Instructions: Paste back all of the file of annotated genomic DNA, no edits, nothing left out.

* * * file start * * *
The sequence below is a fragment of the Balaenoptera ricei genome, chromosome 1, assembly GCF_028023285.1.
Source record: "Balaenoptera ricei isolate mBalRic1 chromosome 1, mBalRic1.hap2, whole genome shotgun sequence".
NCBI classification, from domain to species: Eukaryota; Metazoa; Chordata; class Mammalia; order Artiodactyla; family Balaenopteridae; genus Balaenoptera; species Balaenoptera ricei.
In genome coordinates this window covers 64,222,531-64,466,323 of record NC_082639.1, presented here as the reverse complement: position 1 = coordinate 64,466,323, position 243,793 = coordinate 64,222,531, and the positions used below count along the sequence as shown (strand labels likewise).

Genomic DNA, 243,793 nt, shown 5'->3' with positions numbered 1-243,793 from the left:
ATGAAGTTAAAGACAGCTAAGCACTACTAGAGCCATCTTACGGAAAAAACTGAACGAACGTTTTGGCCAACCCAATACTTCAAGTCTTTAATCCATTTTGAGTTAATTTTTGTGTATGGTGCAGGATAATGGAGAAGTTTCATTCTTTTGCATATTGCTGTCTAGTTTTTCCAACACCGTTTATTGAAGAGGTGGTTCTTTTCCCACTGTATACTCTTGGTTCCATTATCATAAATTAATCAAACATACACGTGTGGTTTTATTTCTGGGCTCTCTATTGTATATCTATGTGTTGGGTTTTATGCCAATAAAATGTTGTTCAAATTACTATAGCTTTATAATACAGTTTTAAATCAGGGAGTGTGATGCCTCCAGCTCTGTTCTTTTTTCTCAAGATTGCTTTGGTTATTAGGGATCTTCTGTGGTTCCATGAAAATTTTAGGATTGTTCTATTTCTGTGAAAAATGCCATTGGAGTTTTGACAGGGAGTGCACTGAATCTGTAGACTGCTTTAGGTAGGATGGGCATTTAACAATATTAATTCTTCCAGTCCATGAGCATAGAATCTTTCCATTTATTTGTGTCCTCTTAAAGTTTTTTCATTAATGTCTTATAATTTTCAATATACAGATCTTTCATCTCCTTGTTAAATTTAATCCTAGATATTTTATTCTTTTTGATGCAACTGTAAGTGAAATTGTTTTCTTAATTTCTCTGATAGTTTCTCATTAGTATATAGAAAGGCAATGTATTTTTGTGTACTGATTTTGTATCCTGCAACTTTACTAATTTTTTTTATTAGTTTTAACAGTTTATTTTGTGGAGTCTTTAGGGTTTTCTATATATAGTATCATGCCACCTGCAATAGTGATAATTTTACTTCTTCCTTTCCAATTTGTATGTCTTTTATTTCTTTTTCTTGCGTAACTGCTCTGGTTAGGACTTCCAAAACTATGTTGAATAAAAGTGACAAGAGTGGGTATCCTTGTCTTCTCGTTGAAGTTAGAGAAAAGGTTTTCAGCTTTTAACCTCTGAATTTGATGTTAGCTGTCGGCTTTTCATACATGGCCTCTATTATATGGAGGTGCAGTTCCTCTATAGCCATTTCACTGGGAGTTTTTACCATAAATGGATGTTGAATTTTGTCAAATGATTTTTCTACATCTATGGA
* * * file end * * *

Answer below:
The sequence below is a fragment of the Balaenoptera ricei genome, chromosome 1, assembly GCF_028023285.1.
Source record: "Balaenoptera ricei isolate mBalRic1 chromosome 1, mBalRic1.hap2, whole genome shotgun sequence".
NCBI classification, from domain to species: Eukaryota; Metazoa; Chordata; class Mammalia; order Artiodactyla; family Balaenopteridae; genus Balaenoptera; species Balaenoptera ricei.
In genome coordinates this window covers 64,222,531-64,466,323 of record NC_082639.1, presented here as the reverse complement: position 1 = coordinate 64,466,323, position 243,793 = coordinate 64,222,531, and the positions used below count along the sequence as shown (strand labels likewise).

Genomic DNA, 243,793 nt, shown 5'->3' with positions numbered 1-243,793 from the left:
ATGAAGTTAAAGACAGCTAAGCACTACTAGAGCCATCTTACGGAAAAAACTGAACGAACGTTTTGGCCAACCCAATACTTCAAGTCTTTAATCCATTTTGAGTTAATTTTTGTGTATGGTGCAGGATAATGGAGAAGTTTCATTCTTTTGCATATTGCTGTCTAGTTTTTCCAACACCGTTTATTGAAGAGGTGGTTCTTTTCCCACTGTATACTCTTGGTTCCATTATCATAAATTAATCAAACATACACGTGTGGTTTTATTTCTGGGCTCTCTATTGTATATCTATGTGTTGGGTTTTATGCCAATAAAATGTTGTTCAAATTACTATAGCTTTATAATACAGTTTTAAATCAGGGAGTGTGATGCCTCCAGCTCTGTTCTTTTTTCTCAAGATTGCTTTGGTTATTAGGGATCTTCTGTGGTTCCATGAAAATTTTAGGATTGTTCTATTTCTGTGAAAAATGCCATTGGAGTTTTGACAGGGAGTGCACTGAATCTGTAGACTGCTTTAGGTAGGATGGGCATTTAACAATATTAATTCTTCCAGTCCATGAGCATAGAATCTTTCCATTTATTTGTGTCCTCTTAAAGTTTTTTCATTAATGTCTTATAATTTTCAATATACAGATCTTTCATCTCCTTGTTAAATTTAATCCTAGATATTTTATTCTTTTTGATGCAACTGTAAGTGAAATTGTTTTCTTAATTTCTCTGATAGTTTCTCATTAGTATATAGAAAGGCAATGTATTTTTGTGTACTGATTTTGTATCCTGCAACTTTACTAATTTTTTTTATTAGTTTTAACAGTTTATTTTGTGGAGTCTTTAGGGTTTTCTATATATAGTATCATGCCACCTGCAATAGTGATAATTTTACTTCTTCCTTTCCAATTTGTATGTCTTTTATTTCTTTTTCTTGCGTAACTGCTCTGGTTAGGACTTCCAAAACTATGTTGAATAAAAGTGACAAGAGTGGGTATCCTTGTCTTCTCGTTGAAGTTAGAGAAAAGGTTTTCAGCTTTTAACCTCTGAATTTGATGTTAGCTGTCGGCTTTTCATACATGGCCTCTATTATATGGAGGTGCAGTTCCTCTATAGCCATTTCACTGGGAGTTTTTACCATAAATGGATGTTGAATTTTGTCAAATGATTTTTCTACATCTATGGA